Elliott Sharp: Benefit for Issue Project Room-E# @ 60-Brooklyn-March 4

 I like to observe milestones and had the idea to do a small concert for my 60th birthday and present a couple of current projects.
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I like to observe milestones and had the idea to do a small concert for my 60th birthday and present a couple of current projects. I asked Zach Layton at Issue about this, who replied that he and Luke Dubois already had such a plan in the works but on a much grander scale than I imagined! Business & Development Director Michelle Amador came up with the idea to combine my birthday concert with a benefit for Issue at the new space (where construction has only barely begun) at 110 Livingston Street in Brooklyn, and continue the next day at the current space with a marathon concert. My old friends Steve Buscemi, a well-known actor, and his wife Jo Andres, a visionary filmmaker and choreographer, would host the benefit event. Zach asked me what I would most like to present and I mentioned a double string-quartet that I had been thinking of composing, "Occam's Razor" along with "The Boreal." premiered by JACK in Germany in 2009. The double-quartet would be a commission from Issue and JACK and Sirius String Quartets together would premiere the work. Steve, Jo and I also cooked up a multimedia work titled "Trinity" with Steve's narration of an excerpt from "The Thunder, Perfect Mind" from Gnostic texts. In addition, I would perform a mash-up of elements from the Velocity of Hue solo guitar pieces as well as collaborations with writer/performers Tracie Morris and Jack Womack. New Issue director Ed Patuto generated an incredible amount of enthusiasm for the event and the entire staff and board dug in to shape and sell the event (which would include a silent auction of such items as art works by Issue board members Cindy Sherman and Robert Longo). More info about Issue: issueprojectroom.org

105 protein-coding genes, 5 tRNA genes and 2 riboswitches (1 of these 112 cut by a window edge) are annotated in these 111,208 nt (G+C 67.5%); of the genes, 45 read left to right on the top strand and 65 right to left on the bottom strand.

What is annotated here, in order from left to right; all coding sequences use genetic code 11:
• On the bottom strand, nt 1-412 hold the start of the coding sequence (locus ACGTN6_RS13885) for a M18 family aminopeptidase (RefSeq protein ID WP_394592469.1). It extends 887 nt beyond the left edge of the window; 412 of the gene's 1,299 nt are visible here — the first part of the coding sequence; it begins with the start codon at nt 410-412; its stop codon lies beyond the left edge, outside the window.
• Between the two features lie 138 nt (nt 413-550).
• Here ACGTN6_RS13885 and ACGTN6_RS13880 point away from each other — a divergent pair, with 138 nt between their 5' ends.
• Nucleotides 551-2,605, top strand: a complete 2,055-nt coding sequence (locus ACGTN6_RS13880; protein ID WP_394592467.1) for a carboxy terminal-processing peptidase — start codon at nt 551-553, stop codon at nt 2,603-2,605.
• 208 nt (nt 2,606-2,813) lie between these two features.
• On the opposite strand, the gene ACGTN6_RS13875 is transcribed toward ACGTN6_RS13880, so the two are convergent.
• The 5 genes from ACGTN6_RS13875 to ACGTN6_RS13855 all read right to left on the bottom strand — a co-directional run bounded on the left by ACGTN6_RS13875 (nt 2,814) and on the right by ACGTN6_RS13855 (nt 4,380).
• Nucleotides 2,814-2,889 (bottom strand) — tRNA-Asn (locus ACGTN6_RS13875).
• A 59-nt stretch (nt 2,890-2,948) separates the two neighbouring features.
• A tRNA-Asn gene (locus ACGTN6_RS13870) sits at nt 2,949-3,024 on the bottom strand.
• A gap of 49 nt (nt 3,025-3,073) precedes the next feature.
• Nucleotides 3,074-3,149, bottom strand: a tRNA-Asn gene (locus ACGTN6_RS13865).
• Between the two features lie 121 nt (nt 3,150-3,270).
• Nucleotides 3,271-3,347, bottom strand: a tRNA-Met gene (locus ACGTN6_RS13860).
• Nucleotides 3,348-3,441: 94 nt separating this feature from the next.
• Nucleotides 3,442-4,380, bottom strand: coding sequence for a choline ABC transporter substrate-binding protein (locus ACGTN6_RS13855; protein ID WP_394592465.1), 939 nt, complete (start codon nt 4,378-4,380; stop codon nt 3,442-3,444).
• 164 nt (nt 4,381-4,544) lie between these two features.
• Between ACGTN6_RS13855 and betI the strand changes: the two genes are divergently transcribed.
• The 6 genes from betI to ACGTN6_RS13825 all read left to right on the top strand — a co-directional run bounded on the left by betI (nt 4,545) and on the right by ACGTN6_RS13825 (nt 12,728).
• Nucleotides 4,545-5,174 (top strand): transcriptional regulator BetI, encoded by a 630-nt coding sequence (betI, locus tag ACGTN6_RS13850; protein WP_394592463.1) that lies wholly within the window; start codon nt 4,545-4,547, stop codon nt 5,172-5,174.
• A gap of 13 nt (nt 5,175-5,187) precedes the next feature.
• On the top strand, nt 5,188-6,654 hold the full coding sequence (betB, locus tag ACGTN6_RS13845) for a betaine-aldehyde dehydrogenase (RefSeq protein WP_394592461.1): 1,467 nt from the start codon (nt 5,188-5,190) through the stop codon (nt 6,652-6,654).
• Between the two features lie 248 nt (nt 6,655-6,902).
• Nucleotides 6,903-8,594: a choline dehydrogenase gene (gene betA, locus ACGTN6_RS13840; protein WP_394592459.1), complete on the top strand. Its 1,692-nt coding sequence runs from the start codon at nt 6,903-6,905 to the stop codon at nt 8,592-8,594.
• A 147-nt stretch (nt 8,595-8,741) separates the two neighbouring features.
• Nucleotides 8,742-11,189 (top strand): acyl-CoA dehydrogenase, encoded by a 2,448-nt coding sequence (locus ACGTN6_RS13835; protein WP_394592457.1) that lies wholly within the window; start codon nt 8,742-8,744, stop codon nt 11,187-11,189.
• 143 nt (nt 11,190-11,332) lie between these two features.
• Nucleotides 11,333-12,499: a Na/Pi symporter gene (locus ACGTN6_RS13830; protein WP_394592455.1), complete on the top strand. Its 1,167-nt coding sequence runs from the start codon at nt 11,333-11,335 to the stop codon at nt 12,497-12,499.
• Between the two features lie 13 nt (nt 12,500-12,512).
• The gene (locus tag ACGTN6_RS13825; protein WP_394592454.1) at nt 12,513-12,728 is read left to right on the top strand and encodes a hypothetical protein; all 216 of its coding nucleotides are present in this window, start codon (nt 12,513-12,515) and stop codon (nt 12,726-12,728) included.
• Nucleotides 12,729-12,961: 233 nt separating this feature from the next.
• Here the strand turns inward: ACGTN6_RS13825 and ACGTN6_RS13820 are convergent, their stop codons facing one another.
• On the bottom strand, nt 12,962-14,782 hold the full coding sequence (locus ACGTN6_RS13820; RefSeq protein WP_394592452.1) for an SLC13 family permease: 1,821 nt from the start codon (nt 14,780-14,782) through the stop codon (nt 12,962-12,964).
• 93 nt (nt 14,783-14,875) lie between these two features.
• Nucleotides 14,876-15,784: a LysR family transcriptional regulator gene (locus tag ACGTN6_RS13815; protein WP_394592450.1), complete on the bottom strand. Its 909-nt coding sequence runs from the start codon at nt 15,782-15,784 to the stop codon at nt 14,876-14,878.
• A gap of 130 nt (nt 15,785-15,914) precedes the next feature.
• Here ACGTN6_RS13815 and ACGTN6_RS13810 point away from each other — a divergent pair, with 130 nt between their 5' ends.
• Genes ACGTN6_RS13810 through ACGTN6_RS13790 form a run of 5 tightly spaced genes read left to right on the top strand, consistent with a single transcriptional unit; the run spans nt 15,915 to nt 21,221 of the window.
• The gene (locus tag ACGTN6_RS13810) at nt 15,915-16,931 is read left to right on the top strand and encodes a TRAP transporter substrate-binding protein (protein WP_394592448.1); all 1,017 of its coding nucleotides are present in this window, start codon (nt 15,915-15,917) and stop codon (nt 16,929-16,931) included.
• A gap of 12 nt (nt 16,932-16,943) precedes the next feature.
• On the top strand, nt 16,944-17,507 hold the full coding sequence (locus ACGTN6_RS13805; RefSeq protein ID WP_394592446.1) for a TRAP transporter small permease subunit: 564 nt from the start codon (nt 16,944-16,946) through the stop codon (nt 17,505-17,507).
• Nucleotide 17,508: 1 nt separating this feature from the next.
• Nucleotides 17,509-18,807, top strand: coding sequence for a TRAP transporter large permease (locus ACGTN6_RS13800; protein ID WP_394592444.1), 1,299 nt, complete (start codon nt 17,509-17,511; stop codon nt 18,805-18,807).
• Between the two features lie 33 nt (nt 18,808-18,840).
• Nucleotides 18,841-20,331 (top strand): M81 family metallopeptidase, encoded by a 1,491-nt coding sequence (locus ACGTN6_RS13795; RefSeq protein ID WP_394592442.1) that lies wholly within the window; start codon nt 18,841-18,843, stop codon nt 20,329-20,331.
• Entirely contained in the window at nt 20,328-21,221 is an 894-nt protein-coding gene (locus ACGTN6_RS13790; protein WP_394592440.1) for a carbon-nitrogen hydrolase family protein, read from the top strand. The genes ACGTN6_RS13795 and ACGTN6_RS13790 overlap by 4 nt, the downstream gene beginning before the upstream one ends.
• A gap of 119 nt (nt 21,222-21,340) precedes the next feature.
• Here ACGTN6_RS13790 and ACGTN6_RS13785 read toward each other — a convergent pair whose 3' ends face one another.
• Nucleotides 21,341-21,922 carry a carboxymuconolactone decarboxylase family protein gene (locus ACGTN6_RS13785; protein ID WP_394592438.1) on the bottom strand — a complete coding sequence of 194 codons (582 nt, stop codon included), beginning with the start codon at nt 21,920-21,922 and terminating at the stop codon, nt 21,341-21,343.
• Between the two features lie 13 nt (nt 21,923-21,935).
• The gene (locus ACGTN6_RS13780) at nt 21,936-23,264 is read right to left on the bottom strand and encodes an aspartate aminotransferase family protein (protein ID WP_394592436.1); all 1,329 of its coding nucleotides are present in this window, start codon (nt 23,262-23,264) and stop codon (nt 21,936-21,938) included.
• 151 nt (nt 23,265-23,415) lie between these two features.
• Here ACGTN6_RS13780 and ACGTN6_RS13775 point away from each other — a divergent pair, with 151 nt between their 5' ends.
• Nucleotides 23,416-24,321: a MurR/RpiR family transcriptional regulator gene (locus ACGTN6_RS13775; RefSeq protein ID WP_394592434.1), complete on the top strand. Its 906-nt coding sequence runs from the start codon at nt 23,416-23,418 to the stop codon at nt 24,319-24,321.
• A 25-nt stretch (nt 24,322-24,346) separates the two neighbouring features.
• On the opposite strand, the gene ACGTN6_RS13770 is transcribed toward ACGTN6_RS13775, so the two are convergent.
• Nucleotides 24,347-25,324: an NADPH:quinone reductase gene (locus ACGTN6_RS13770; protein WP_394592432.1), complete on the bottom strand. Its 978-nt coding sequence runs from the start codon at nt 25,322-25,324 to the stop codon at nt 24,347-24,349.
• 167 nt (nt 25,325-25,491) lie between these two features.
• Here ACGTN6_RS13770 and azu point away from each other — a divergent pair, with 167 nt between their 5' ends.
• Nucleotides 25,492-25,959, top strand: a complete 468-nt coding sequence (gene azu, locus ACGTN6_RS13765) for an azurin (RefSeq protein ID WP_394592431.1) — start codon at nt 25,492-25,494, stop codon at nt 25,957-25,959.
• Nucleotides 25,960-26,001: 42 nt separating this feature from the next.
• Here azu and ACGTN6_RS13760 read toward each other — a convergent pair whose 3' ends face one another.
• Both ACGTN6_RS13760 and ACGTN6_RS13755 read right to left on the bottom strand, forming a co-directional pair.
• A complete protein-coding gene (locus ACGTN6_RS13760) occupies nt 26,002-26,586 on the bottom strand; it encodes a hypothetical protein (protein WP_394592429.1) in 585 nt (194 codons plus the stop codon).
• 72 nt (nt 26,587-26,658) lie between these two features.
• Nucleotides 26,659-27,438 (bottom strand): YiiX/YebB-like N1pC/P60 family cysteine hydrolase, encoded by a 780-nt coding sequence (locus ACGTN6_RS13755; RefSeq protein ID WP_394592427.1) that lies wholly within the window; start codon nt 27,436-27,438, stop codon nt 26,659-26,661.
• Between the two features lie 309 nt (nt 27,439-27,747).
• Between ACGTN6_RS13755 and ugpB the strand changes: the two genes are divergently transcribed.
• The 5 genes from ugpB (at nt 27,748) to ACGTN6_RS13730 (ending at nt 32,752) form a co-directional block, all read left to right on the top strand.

I arrived at 3:00 on that Friday afternoon for dress rehearsals with JACK and Sirius quartets. As I was entering the hall, my Godin Duet Multiac guitar in its gig bag got caught for a second in the revolving door—I thought nothing of it as there was no discernible impact. We ran through "The Boreal" with JACK and then "Occam's Razor" with both quartets. Finally, the screen and projector were set up and aligned and Steve and Jo ready to run the dress rehearsal for "Trinity." Imagine my shock when I opened the guitar case for soundcheck and found the neck broken in the back around the 3rd fret—not completely sheared off but most definitely BROKEN. I could see the truss-rod—it was like staring into the open wound of a compound fracture and gazing at your own radius and ulna. Panic! It was already 5:30pm—rushhour on Friday and I was in downtown Brooklyn, so no time to run to my studio in Manhattan to get a spare neck or another instrument as I had to be ready to play at 7:30 (not to even mention the vagaries of replacing the neck)! l pushed the break in the neck back together and poured in a tube of superglue that the Issue technical director had fetched from a nearby hardware store, securing it with a C-clamp until the glue set. Amazingly, the guitar was in tune when the neck was broken and stayed in tune for the rest of the evening. The action was decent and I was able to play the entire concert with nobody in the large audience of artworld and entertainment bigwigs noticing anything out of the ordinary. I did have to avoid the first three frets as the notes buzzed terribly but the rest was fine. It's a real testament to Godin construction or just my dumb luck that the damage wasn't greater. I was half-expecting someone to come up to me after and say "Is that the way you really play or is your guitar broken?"